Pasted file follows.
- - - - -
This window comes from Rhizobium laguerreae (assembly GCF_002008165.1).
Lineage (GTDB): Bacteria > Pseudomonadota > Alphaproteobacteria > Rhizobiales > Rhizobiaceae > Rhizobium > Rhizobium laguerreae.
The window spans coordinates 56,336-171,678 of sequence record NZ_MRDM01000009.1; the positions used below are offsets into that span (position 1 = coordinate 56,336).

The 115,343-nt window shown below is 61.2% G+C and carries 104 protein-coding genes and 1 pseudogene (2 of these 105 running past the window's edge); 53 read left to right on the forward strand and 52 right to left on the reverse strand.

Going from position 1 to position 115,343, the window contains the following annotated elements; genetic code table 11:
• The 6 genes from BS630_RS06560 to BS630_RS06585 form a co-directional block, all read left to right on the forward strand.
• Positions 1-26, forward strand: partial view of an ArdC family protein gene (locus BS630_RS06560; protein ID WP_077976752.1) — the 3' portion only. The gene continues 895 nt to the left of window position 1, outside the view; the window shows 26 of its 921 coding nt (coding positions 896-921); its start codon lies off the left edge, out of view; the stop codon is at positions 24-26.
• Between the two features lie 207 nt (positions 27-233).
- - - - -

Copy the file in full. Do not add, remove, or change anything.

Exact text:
This window comes from Rhizobium laguerreae (assembly GCF_002008165.1).
Lineage (GTDB): Bacteria > Pseudomonadota > Alphaproteobacteria > Rhizobiales > Rhizobiaceae > Rhizobium > Rhizobium laguerreae.
The window spans coordinates 56,336-171,678 of sequence record NZ_MRDM01000009.1; the positions used below are offsets into that span (position 1 = coordinate 56,336).

The 115,343-nt window shown below is 61.2% G+C and carries 104 protein-coding genes and 1 pseudogene (2 of these 105 running past the window's edge); 53 read left to right on the forward strand and 52 right to left on the reverse strand.

Going from position 1 to position 115,343, the window contains the following annotated elements; genetic code table 11:
• The 6 genes from BS630_RS06560 to BS630_RS06585 form a co-directional block, all read left to right on the forward strand.
• Positions 1-26, forward strand: partial view of an ArdC family protein gene (locus BS630_RS06560; protein ID WP_077976752.1) — the 3' portion only. The gene continues 895 nt to the left of window position 1, outside the view; the window shows 26 of its 921 coding nt (coding positions 896-921); its start codon lies off the left edge, out of view; the stop codon is at positions 24-26.
• Between the two features lie 207 nt (positions 27-233).